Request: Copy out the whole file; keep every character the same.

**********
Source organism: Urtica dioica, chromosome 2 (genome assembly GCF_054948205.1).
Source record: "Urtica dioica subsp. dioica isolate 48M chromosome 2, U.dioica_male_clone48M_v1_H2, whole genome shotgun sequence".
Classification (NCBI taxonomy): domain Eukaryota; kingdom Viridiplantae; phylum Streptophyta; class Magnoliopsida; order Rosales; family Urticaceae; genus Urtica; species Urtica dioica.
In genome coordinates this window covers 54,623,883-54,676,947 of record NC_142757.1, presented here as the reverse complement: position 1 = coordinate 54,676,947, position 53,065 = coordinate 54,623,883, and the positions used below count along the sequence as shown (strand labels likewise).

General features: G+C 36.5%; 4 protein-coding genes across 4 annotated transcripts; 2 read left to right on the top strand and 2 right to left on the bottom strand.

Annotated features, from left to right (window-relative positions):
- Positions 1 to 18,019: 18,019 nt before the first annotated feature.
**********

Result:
Source organism: Urtica dioica, chromosome 2 (genome assembly GCF_054948205.1).
Source record: "Urtica dioica subsp. dioica isolate 48M chromosome 2, U.dioica_male_clone48M_v1_H2, whole genome shotgun sequence".
Classification (NCBI taxonomy): domain Eukaryota; kingdom Viridiplantae; phylum Streptophyta; class Magnoliopsida; order Rosales; family Urticaceae; genus Urtica; species Urtica dioica.
In genome coordinates this window covers 54,623,883-54,676,947 of record NC_142757.1, presented here as the reverse complement: position 1 = coordinate 54,676,947, position 53,065 = coordinate 54,623,883, and the positions used below count along the sequence as shown (strand labels likewise).

General features: G+C 36.5%; 4 protein-coding genes across 4 annotated transcripts; 2 read left to right on the top strand and 2 right to left on the bottom strand.

Annotated features, from left to right (window-relative positions):
- Positions 1 to 18,019: 18,019 nt before the first annotated feature.